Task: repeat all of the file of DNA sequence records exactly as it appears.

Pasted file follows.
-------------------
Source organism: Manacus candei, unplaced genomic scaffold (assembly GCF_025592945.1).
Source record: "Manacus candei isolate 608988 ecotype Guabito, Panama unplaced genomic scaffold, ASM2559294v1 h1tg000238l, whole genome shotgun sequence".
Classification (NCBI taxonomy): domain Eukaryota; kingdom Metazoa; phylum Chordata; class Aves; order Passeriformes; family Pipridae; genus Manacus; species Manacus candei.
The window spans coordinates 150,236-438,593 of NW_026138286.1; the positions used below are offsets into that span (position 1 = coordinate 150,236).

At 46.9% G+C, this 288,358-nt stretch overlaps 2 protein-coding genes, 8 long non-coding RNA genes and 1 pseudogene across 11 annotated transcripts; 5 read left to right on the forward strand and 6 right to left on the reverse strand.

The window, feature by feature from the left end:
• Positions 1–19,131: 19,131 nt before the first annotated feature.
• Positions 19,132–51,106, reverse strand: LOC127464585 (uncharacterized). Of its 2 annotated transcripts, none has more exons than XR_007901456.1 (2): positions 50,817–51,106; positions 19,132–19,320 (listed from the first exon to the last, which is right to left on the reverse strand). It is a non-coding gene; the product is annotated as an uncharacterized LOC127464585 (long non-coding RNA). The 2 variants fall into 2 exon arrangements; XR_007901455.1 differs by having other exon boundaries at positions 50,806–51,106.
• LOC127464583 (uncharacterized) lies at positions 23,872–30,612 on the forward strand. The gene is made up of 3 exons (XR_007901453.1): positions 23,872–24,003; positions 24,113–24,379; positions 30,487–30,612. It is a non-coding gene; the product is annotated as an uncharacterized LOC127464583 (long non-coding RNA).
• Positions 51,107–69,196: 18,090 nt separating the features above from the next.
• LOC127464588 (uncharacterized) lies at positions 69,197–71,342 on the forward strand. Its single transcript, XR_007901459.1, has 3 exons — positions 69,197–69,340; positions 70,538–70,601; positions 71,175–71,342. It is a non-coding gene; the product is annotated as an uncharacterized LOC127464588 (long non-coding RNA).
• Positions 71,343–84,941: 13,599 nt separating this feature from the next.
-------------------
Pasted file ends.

Source organism: Manacus candei, unplaced genomic scaffold (assembly GCF_025592945.1).
Source record: "Manacus candei isolate 608988 ecotype Guabito, Panama unplaced genomic scaffold, ASM2559294v1 h1tg000238l, whole genome shotgun sequence".
Classification (NCBI taxonomy): domain Eukaryota; kingdom Metazoa; phylum Chordata; class Aves; order Passeriformes; family Pipridae; genus Manacus; species Manacus candei.
The window spans coordinates 150,236-438,593 of NW_026138286.1; the positions used below are offsets into that span (position 1 = coordinate 150,236).

At 46.9% G+C, this 288,358-nt stretch overlaps 2 protein-coding genes, 8 long non-coding RNA genes and 1 pseudogene across 11 annotated transcripts; 5 read left to right on the forward strand and 6 right to left on the reverse strand.

The window, feature by feature from the left end:
• Positions 1–19,131: 19,131 nt before the first annotated feature.
• Positions 19,132–51,106, reverse strand: LOC127464585 (uncharacterized). Of its 2 annotated transcripts, none has more exons than XR_007901456.1 (2): positions 50,817–51,106; positions 19,132–19,320 (listed from the first exon to the last, which is right to left on the reverse strand). It is a non-coding gene; the product is annotated as an uncharacterized LOC127464585 (long non-coding RNA). The 2 variants fall into 2 exon arrangements; XR_007901455.1 differs by having other exon boundaries at positions 50,806–51,106.
• LOC127464583 (uncharacterized) lies at positions 23,872–30,612 on the forward strand. The gene is made up of 3 exons (XR_007901453.1): positions 23,872–24,003; positions 24,113–24,379; positions 30,487–30,612. It is a non-coding gene; the product is annotated as an uncharacterized LOC127464583 (long non-coding RNA).
• Positions 51,107–69,196: 18,090 nt separating the features above from the next.
• LOC127464588 (uncharacterized) lies at positions 69,197–71,342 on the forward strand. Its single transcript, XR_007901459.1, has 3 exons — positions 69,197–69,340; positions 70,538–70,601; positions 71,175–71,342. It is a non-coding gene; the product is annotated as an uncharacterized LOC127464588 (long non-coding RNA).
• Positions 71,343–84,941: 13,599 nt separating this feature from the next.